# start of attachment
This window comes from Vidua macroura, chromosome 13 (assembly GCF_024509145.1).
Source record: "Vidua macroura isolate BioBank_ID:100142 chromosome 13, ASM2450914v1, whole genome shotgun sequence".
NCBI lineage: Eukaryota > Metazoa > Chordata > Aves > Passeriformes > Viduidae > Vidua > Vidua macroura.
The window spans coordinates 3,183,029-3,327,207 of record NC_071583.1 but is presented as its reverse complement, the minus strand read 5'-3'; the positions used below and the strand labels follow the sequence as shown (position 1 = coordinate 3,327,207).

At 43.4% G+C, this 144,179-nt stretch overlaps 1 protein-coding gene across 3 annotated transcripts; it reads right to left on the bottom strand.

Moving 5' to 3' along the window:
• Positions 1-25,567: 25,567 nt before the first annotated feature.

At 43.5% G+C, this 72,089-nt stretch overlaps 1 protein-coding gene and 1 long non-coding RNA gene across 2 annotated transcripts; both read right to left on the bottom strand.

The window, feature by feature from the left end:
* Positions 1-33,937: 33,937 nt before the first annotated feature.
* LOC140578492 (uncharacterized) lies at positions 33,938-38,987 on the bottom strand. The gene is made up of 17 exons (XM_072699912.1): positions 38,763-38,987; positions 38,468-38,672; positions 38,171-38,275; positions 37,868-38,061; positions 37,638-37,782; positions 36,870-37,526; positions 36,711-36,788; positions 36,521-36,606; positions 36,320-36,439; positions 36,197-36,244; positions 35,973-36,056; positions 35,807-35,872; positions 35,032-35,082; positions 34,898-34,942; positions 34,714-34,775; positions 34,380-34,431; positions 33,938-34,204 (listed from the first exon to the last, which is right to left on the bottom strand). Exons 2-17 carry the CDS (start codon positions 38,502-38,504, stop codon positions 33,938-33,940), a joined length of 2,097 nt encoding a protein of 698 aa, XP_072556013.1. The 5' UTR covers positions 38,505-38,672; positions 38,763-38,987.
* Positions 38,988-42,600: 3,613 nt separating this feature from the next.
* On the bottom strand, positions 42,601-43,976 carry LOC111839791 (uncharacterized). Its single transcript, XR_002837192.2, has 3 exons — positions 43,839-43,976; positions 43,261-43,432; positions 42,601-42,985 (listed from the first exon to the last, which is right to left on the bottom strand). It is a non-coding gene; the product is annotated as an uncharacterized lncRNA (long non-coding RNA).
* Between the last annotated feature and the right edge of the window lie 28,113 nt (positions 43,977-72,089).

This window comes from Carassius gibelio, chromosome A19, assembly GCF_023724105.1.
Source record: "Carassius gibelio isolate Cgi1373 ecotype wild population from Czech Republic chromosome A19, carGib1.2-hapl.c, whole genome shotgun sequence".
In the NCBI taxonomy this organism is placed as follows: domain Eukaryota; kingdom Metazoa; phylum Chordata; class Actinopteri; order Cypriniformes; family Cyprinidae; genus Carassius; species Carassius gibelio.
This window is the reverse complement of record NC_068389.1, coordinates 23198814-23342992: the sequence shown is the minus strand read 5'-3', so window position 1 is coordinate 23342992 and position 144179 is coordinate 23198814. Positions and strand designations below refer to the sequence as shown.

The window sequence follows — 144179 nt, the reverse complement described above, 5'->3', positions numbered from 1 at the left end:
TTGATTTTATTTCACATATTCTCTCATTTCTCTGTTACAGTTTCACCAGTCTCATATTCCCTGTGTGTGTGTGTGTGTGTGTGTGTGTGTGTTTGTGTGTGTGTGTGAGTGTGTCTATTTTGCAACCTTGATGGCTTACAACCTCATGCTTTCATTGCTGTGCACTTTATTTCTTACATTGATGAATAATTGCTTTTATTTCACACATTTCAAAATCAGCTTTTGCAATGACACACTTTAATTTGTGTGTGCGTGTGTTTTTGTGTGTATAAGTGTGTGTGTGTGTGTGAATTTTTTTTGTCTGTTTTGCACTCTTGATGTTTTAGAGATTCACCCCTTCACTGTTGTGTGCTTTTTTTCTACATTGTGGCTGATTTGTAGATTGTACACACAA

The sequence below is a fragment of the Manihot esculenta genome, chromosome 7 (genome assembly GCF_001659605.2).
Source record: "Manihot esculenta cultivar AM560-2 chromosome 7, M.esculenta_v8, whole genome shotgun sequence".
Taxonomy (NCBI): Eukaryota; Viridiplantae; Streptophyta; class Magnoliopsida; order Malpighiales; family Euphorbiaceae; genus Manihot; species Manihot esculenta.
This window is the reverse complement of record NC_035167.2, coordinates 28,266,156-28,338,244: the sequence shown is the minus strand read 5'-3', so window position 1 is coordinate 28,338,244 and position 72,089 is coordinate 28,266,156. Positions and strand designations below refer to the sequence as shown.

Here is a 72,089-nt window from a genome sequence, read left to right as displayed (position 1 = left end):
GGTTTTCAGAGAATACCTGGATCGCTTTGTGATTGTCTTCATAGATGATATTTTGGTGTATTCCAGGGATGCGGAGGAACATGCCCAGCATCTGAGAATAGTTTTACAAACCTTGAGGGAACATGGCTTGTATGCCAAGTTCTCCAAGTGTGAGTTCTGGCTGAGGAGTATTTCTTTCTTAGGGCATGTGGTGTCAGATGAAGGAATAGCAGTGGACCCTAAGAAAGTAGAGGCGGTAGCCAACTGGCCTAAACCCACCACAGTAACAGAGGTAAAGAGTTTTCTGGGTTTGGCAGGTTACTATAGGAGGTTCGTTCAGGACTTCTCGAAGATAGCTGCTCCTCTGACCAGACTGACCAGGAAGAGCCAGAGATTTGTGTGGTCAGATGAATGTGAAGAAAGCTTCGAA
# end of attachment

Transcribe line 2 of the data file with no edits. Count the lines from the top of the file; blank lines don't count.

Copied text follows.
Source record: "Vidua macroura isolate BioBank_ID:100142 chromosome 13, ASM2450914v1, whole genome shotgun sequence".